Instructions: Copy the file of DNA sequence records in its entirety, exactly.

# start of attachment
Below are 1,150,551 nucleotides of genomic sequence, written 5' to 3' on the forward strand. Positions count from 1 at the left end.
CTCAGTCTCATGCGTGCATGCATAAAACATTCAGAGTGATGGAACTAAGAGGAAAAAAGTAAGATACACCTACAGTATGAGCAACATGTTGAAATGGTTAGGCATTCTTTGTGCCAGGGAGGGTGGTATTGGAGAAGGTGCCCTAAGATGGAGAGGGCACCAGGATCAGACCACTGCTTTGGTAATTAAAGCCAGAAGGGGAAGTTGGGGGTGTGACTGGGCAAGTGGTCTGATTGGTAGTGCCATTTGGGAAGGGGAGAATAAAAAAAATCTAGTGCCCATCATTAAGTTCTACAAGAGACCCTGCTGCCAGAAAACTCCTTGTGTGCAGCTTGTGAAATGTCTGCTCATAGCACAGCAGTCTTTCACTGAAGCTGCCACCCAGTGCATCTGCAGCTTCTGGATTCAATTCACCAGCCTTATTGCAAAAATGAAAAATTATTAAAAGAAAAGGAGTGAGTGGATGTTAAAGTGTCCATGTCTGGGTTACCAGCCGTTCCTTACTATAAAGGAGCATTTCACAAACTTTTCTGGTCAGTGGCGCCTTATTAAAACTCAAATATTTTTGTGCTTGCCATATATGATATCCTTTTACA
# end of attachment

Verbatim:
Below are 1,150,551 nucleotides of genomic sequence, written 5' to 3' on the forward strand. Positions count from 1 at the left end.
CTCAGTCTCATGCGTGCATGCATAAAACATTCAGAGTGATGGAACTAAGAGGAAAAAAGTAAGATACACCTACAGTATGAGCAACATGTTGAAATGGTTAGGCATTCTTTGTGCCAGGGAGGGTGGTATTGGAGAAGGTGCCCTAAGATGGAGAGGGCACCAGGATCAGACCACTGCTTTGGTAATTAAAGCCAGAAGGGGAAGTTGGGGGTGTGACTGGGCAAGTGGTCTGATTGGTAGTGCCATTTGGGAAGGGGAGAATAAAAAAAATCTAGTGCCCATCATTAAGTTCTACAAGAGACCCTGCTGCCAGAAAACTCCTTGTGTGCAGCTTGTGAAATGTCTGCTCATAGCACAGCAGTCTTTCACTGAAGCTGCCACCCAGTGCATCTGCAGCTTCTGGATTCAATTCACCAGCCTTATTGCAAAAATGAAAAATTATTAAAAGAAAAGGAGTGAGTGGATGTTAAAGTGTCCATGTCTGGGTTACCAGCCGTTCCTTACTATAAAGGAGCATTTCACAAACTTTTCTGGTCAGTGGCGCCTTATTAAAACTCAAATATTTTTGTGCTTGCCATATATGATATCCTTTTACA